Premiums May Rise in Wake of Vhi Solvency Requirements
By Jenkin | Published July 27, 2012
As the European financial situation becomes more uncertain with each day passing, Vhi Healthcare, Ireland’s largest health insurance company must raise €300 million (US $368.55 million) which could affect the premiums of over 2.2 million Vhi policyholders.
Vhi, short for Voluntary Health Insurance, is generally referred to as “The VHI” by residents of Ireland and is traded under the brand Vhi Healthcare. With headquarters in Dublin, Ireland, VHI is a state-controlled corporation which has been accused of being given preferential treatment above its primary competitors. It is regulated by the Health Insurance Authority which is the private health insurance regulatory board, monitoring activities in Ireland.
The issue at hand is that Vhi Heathcare is guaranteed by the State, meaning that it is not required to keep specific reserve amounts on hand in the event there is a spike in the number of claims. In addition to the guarantee, it cannot be declared bankrupt.
Competition experts and analysts say that preferential treatment towards Vhi needs to end in order to restore balance to the private healthcare market.
The preferred status for Vhi has allowed to it borrow funds at advantageous rates, in addition to the lack of need to keep a reserve balance. Lenders are happy to oblige to Vhi’s requests as the loans were essentially risk free due to the fact that the government would pick up the bill if Vhi defaults. However, the likelihood of Vhi defaulting and going bankrupt is almost impossible as it is a statutory body.
The European Commission has called for an end to the preferred status of the company, and has proposed that the government end the guarantee by the end of 2013. Vhi Healthcare was receptive to the proposal; however it made note that a risk-equalization plan will need to be implemented.
Initially, there had been plans to privatize Vhi Healthcare back in 2010. However, the new coalition government decided to retain Vhi when it entered office, making it a pillar of the universal health insurance system which is scheduled to be rolled out in 2016. Under this plan, all citizens will be required to purchase health insurance from an insurance provider, not exclusively Vhi, and the government would provide a subsidy of some sort for those who meet the low income criteria.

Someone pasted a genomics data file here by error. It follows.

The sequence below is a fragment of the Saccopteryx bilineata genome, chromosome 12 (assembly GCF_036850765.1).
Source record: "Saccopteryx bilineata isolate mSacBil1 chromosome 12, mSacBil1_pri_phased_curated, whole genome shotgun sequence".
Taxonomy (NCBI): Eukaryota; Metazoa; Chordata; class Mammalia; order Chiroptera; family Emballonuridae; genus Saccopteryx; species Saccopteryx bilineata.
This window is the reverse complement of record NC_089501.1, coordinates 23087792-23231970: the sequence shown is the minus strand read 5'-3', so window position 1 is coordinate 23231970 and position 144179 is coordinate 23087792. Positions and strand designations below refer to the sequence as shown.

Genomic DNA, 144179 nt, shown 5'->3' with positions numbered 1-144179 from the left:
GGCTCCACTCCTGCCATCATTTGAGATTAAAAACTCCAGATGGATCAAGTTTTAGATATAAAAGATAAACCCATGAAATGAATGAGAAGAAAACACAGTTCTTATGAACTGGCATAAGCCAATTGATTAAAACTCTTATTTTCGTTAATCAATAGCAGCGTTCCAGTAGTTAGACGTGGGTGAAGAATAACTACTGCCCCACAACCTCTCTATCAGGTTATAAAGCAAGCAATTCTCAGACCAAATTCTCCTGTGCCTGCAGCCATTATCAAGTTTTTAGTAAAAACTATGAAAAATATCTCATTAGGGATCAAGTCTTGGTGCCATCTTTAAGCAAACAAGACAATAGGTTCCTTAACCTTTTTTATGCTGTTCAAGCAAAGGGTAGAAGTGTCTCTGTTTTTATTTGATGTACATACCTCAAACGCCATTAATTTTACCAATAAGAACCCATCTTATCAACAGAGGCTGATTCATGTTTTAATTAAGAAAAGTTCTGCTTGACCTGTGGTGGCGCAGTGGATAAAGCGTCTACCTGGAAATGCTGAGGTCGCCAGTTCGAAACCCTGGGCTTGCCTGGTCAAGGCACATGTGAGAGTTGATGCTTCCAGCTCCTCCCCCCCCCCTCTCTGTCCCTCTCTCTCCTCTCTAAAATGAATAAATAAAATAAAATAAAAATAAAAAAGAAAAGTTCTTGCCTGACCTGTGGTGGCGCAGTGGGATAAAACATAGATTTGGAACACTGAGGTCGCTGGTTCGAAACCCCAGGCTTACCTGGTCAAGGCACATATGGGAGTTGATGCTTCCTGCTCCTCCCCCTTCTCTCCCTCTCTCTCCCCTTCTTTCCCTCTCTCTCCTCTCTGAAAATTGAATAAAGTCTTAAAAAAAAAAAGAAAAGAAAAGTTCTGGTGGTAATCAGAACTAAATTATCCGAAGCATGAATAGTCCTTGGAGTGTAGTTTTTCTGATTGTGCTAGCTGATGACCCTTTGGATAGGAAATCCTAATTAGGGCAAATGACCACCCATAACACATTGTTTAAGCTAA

Currently, Vhi is required to raise €300 million (US $368.55 million) in capitalization and one of their options to do so include raising the premiums of its 2.2 million clients. This €300 million (US $368.55 million) is to increase the solvency ratio of Vhi, ensuring the insurance company has enough money on hand to cover any unexpected spike in claims. Should Vhi decide this is the best way for it to raise capital, clients of Vhi can expect to see their premiums to be raised by up to €135 (US $165.85) this year. Moving forward, Vhi will have to retain 40 cents to the euro in income to safeguard itself as per regulations.
Meanwhile, competitors welcomed and encouraged the move to abolish the guarantees and preferential treatment for Vhi. Specifically, Aviva stated that the clients of Vhi should not be negatively affected by the increase in premiums due to an external cause from the government. Aviva called on the government to provide more details as to how it plans to handle the solvency requirements of Aviva.
In related news, the government of Ireland has recently hired a new CEO for Vhi. The coalition government, however, breached the salary limitations which are imposed on maximum salary limits for new CEO’s of Vhi. Vhi’s new chief is John O’Dwyer, and his annual income will be €238,727 (US $293,276.12); this represents almost €50,000 (US $61,425) more than the limit.
Despite the limits in place, Minister Brendan Howlin stated the need for exceptions in specific cases, especially in the case of Vhi due to some of the substantial changes that are about to take place.
This comes at a time full of volatility for the European financial industry. With Euro prices falling and shrinking, or failing, economies, Vhi’s deregulation will need to be handled with care. If safeguards are not in place, many individuals who hold policies may no longer be able to afford their current plans. If they choose to move away from their current plans, they may not receive adequate coverage as competitors may not want to offer the same plan for the same price, which could cause greater uncertainty into the lead up to the introduction of the universal health insurance system.
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